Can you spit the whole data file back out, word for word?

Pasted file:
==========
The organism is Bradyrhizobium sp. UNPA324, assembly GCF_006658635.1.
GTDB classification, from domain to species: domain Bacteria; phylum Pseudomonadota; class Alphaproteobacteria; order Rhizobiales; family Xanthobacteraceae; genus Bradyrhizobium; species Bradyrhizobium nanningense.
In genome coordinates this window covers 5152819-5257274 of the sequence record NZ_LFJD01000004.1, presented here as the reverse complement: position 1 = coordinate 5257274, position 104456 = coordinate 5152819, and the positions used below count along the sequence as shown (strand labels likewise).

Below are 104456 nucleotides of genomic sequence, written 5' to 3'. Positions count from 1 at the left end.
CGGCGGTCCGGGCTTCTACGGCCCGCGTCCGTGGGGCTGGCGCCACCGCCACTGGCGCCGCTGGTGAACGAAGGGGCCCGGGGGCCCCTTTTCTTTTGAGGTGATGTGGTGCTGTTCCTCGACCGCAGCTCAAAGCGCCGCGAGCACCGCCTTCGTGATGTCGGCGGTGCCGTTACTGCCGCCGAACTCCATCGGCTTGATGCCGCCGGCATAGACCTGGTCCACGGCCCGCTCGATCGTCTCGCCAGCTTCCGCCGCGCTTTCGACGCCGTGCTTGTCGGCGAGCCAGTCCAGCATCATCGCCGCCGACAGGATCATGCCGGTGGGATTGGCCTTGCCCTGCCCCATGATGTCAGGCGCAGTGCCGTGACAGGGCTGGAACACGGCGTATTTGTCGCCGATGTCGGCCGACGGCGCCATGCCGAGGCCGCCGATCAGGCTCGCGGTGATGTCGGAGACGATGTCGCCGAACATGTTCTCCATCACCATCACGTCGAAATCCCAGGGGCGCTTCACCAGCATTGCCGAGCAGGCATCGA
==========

The organism is Bradyrhizobium sp. UNPA324, assembly GCF_006658635.1.
GTDB classification, from domain to species: domain Bacteria; phylum Pseudomonadota; class Alphaproteobacteria; order Rhizobiales; family Xanthobacteraceae; genus Bradyrhizobium; species Bradyrhizobium nanningense.
In genome coordinates this window covers 5152819-5257274 of the sequence record NZ_LFJD01000004.1, presented here as the reverse complement: position 1 = coordinate 5257274, position 104456 = coordinate 5152819, and the positions used below count along the sequence as shown (strand labels likewise).

Below are 104456 nucleotides of genomic sequence, written 5' to 3'. Positions count from 1 at the left end.
CGGCGGTCCGGGCTTCTACGGCCCGCGTCCGTGGGGCTGGCGCCACCGCCACTGGCGCCGCTGGTGAACGAAGGGGCCCGGGGGCCCCTTTTCTTTTGAGGTGATGTGGTGCTGTTCCTCGACCGCAGCTCAAAGCGCCGCGAGCACCGCCTTCGTGATGTCGGCGGTGCCGTTACTGCCGCCGAACTCCATCGGCTTGATGCCGCCGGCATAGACCTGGTCCACGGCCCGCTCGATCGTCTCGCCAGCTTCCGCCGCGCTTTCGACGCCGTGCTTGTCGGCGAGCCAGTCCAGCATCATCGCCGCCGACAGGATCATGCCGGTGGGATTGGCCTTGCCCTGCCCCATGATGTCAGGCGCAGTGCCGTGACAGGGCTGGAACACGGCGTATTTGTCGCCGATGTCGGCCGACGGCGCCATGCCGAGGCCGCCGATCAGGCTCGCGGTGATGTCGGAGACGATGTCGCCGAACATGTTCTCCATCACCATCACGTCGAAATCCCAGGGGCGCTTCACCAGCATTGCCGAGCAGGCATCGA